passages that had never before been translated to a scholar whose books and 
articles are used in college classrooms around the world and an anarchist 
who is a card-carrying member of the Industrial Workers of the World.

Dr. Graeber said his comfort with anarchism stemmed, in part, from his 
family - his father fought in the Spanish Civil War and his mother was a 
garment worker. "Anarchy wasn't dinner table conversation," he said, "but 
it was on the horizon."

And as an anthropologist, he said, he realized that "throughout most of 
human history, people got by without centralized governments."

In Madagascar, where he worked on his doctoral thesis, he lived in an area 
where "state authority had effectively disappeared," he said.

He began his anthropology studies at Purchase College of the State 
University of New York.

Judith Friedlander, an anthropologist who taught him there and is now at 
Hunter College, said he was "hands down, the most brilliant student I ever 
had."

At the University of Chicago, he won a Fulbright fellowship and completed a 
Ph.D. thesis on magic, slavery and politics in Madagascar. Two years later, 
in 1998, he joined Yale as an assistant professor, even though junior 
professors there were not on a tenure track.

"I figured it was the best temporary job you could possibly have," he said. 
"For 10 years, you don't have too big a teaching load. It had lots of 
prestige. And the pay was O.K."

He added, "I'm up to about $63,000."

He was by many accounts a prolific writer and popular teacher. Although he 
sometimes came late, his classes were crowded.

Joseph Hill, a Yale graduate student in anthropology who supports Dr. 
Graeber, described his classes as "highly interesting and provocative."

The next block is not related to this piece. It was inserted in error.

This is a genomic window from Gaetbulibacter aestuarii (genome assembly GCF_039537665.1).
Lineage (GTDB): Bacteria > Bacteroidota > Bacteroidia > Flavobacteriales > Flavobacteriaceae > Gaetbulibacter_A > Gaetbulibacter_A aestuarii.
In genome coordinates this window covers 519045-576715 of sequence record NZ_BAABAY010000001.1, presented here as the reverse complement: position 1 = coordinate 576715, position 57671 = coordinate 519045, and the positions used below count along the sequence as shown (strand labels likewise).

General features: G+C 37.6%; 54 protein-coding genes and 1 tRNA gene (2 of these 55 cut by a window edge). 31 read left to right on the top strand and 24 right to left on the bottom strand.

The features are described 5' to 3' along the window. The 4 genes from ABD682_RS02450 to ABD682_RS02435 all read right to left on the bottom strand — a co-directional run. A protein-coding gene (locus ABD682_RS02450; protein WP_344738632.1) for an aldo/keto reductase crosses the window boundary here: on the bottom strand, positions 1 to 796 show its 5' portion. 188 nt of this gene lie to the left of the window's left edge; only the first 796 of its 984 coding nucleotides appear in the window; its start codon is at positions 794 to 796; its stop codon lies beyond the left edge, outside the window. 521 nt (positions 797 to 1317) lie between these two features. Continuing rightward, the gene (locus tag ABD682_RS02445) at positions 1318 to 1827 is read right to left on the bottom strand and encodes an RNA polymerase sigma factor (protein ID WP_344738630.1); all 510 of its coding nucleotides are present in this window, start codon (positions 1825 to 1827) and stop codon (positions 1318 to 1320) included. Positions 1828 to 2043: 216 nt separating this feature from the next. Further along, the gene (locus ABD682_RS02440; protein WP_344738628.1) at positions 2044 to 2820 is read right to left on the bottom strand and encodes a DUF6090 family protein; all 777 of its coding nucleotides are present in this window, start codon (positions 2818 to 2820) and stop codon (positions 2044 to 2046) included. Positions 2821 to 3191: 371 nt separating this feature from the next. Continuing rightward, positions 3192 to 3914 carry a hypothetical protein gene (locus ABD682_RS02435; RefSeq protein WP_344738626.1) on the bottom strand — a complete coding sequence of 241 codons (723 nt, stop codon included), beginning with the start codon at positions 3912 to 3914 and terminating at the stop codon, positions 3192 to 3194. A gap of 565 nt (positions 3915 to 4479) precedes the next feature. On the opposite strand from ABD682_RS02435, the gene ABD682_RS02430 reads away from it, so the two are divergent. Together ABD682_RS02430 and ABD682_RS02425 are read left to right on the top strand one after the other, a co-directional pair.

He added: "They are all over the map, which makes it hard for some students 
to follow. But students who like to see how diverse little facts and grand 
theories come together actually find his lectures very well put together 
and easy to follow."

Dr. Graeber's first three years went well, and he was given a second 
three-year contract. By then, he had become captivated by direct political 
action. He said he found the large protests against globalization in 
Seattle and Washington "transformative - 30,000 people and no leadership. 
People coming to a consensus without anyone running the show. You wouldn't 
think it could happen, but it does. And it's compelling."

He joined groups like the Direct Action Network, and his political activity 
became more visible. He was an organizer and spokesman for the protest 
against the World Economic Forum in New York in 2001. And he was one of 
several hundred people arrested during a protest against the International 
Monetary Fund in Washington in 2002.

When he returned from a sabbatical for his second three years, he said, 
some colleagues would not talk to him. Three years later, he was given two